second round (the general election, held in November). Proposition 14
specifically prohibits write-in candidates in the second round, and
this prohibition was upheld in a court challenge. Another court
challenge to the prohibition on write-in candidates in the second
round was filed in July 2014.
Although Proposition 14 prohibits write-in candidates in the second
round of voting, it has made it easier for write-in candidates in the
first round to advance to the second round. This generally happens in
elections where only one candidate is listed on the ballot. Since in
each race the top two vote-getters from the first round are guaranteed
to advance to the second round, if only one candidate is listed on the
ballot, a write-in candidate can easily advance to the second round,
as the write-in candidate would only have to compete with other
write-in candidates for the 2nd spot, not with any listed candidates.
In some jungle primary systems, if the winner in the first round wins
by more than 50% of the vote, then the second (runoff) round gets
cancelled, but in the system set up by Proposition 14, a second
(runoff) round is required regardless of the percent of the vote that
the winner of the first round received. Proposition 14 therefore
guarantees that if one candidate is listed on the ballot in the first
round, a write-in candidate running against the one listed candidate
can earn a spot for the second round with as little as one vote.[n 1]
The first election in which Proposition 14 went into effect was the
Number of write-in candidates who successfully made it to the November
Offices for which write-in candidates successfully made it to the
November general election
General election results for candidates who qualified as write-in
candidates in the primaries
Links to election results
SD03, SD09, SD33, AD15, AD31
CD23, CD44, BOE3, SD16, SD22, SD36, AD5, AD14, AD21, AD31, AD41, AD51,
AD60, AD67, AD75, AD76
CD14, SD33, AD1, AD2, AD7, AD32, AD46, AD49, AD51, AD58, AD62, AD70,
With a few exceptions, the practice of recognizing write-in candidates
is typically viewed internationally as an American tradition.
Several cases of elected write-in candidates occurred in the 2006
Swedish municipal elections. Under Swedish electoral law, free ballots
are provided for any party that received more than 1 percent of the
votes in one of the two latest parliamentary elections, irrespective
of whether the party actually stood any candidates in the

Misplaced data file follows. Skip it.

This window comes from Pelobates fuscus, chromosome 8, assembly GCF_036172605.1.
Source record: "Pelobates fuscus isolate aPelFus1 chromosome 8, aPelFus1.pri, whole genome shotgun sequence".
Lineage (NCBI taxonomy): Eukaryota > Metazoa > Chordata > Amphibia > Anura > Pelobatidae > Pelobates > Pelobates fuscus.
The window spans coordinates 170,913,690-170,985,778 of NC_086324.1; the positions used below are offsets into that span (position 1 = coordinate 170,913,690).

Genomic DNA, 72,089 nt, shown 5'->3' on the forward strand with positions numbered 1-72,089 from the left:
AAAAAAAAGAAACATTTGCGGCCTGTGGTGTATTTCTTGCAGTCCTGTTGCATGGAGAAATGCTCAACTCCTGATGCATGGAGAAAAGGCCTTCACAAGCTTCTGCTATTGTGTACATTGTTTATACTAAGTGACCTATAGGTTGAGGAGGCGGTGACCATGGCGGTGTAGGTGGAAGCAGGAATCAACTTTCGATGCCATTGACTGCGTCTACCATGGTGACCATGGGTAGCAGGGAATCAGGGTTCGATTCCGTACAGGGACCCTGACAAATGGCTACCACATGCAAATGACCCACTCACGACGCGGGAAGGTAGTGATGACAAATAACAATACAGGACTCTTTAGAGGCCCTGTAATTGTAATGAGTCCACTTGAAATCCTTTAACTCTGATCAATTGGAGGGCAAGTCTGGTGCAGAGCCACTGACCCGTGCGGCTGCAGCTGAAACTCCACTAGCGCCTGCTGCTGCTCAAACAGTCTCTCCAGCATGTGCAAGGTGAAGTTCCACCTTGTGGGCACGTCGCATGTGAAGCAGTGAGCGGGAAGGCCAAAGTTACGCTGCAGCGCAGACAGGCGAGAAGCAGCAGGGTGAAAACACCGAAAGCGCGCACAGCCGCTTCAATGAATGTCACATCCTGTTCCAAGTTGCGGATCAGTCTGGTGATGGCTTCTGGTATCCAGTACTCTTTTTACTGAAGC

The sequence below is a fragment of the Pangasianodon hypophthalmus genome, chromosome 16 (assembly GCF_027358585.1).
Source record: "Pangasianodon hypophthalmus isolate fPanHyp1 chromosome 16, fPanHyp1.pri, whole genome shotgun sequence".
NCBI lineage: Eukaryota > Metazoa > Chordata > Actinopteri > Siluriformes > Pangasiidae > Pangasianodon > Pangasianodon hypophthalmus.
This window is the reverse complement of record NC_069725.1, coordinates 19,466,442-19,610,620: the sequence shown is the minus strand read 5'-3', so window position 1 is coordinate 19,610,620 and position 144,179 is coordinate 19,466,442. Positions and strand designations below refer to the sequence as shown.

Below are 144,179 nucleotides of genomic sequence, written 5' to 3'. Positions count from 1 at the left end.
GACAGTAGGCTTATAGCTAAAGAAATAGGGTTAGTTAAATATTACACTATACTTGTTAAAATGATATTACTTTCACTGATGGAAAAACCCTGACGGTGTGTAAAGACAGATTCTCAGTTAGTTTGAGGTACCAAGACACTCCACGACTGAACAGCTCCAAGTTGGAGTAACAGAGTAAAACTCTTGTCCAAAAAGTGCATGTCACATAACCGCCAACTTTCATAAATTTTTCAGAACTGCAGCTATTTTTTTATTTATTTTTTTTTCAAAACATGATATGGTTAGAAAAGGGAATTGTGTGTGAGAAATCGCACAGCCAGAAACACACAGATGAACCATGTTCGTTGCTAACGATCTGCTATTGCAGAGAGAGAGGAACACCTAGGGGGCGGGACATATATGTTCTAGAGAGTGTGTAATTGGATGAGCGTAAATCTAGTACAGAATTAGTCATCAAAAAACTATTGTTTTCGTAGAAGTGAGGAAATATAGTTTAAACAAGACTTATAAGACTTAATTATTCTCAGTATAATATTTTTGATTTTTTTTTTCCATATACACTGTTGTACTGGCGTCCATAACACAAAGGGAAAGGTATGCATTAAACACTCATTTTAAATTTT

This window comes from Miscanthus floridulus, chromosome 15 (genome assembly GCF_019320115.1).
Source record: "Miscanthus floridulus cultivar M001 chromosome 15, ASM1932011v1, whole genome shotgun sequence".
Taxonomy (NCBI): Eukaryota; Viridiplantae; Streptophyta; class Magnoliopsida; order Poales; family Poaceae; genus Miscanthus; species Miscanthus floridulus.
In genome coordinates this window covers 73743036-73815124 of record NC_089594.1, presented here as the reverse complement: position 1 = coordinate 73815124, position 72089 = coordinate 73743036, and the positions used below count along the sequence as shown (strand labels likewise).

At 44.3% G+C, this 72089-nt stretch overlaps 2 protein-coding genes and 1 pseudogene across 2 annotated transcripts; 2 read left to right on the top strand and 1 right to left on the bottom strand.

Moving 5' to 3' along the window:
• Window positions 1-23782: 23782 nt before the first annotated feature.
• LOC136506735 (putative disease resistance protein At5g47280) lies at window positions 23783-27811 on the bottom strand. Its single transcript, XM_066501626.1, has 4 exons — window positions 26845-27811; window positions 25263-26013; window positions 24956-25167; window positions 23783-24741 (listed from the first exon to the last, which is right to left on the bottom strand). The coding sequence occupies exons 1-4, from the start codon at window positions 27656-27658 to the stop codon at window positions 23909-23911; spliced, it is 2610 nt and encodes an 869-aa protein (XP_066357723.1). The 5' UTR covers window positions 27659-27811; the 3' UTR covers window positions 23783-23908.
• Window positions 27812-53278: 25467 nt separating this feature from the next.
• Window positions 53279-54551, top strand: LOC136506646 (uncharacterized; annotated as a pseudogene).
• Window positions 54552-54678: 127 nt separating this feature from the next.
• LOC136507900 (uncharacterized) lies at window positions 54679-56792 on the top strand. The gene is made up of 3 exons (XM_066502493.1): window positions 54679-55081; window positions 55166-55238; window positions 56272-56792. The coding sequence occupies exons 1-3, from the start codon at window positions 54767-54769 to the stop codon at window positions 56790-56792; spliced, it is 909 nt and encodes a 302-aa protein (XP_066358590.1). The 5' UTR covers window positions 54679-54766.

municipality. In some municipalities, voters cast a sufficient number
of ballots for the nationalist
Sweden Democrats to allow them to get a
seat on the municipal council. (The membership of municipal councils
in Sweden is relatively large, with even the smallest municipalities,
numbering just a few thousand inhabitants, required to have a council
of at least 31 members.) In cases where a party did not field any
eligible candidates, people whose names were written in were elected,
though many subsequently resigned their seats. In places where no
candidates were written in, the seats were left vacant.
A bizarre incident involving a fictitious write-in candidacy occurred
in the small town of Picoazá, Ecuador in 1967. A company ran a series
of campaign-themed advertisements for a foot powder called Pulvapies.
Some of the slogans used included "
Vote for any candidate, but if you
want well-being and hygiene, vote for Pulvapies", and "For Mayor:
Honorable Pulvapies". The foot powder Pulvapies ended up receiving the
most votes in the election.
In Brazil, until the introduction of electronic voting in 1994, the
ballot had no names written for legislative candidates, so many voters
would protest by voting on fictional characters or religious figures.
In a famous case, the São Paulo city zoo rhinoceros Cacareco got
around 100,000 votes in the 1959 elections for the municipal council,
more than any candidate. However, those votes were not considered
because Brazilian law stipulates that a candidate must be affiliated
to a political party to take office.
Until 2013, write-in candidates were permitted at municipal
elections in France for councils of communes with a population of less
Mad magazine satirically called to vote for
Alfred E. Neuman
Alfred E. Neuman as a
write-in candidate for every U.S. presidential election from 1960 to
1980 with slogans like "You could do worse–and you already have" and
"There are Bigger Idiots running for office!".
In the 1980 U.S. Presidential election, guitarist
Joe Walsh ran a mock
write-in campaign, promising to make his song "Life's Been Good" the
new national anthem if he won, and running on a platform of "Free Gas
for Everyone." Though Walsh (then aged 33) was not old enough to
actually assume the office, he wanted to raise public awareness of the
election. (In 1992, Walsh purportedly ran for vice-president, in his
Vote For Me", a track on his album Songs for a Dying Planet,
which was released that year.)
During the 2000 United States Congress Elections, film-maker Michael
Moore led a campaign for voters to submit a ficus tree as a write-in
candidate. This campaign was replicated across the country and was
recounted in an episode of The Awful Truth.
In 2012, a campaign was waged to write in
Charles Darwin against
Paul Broun (who was running unopposed) after Broun
"called evolution and other areas of science 'lies straight from the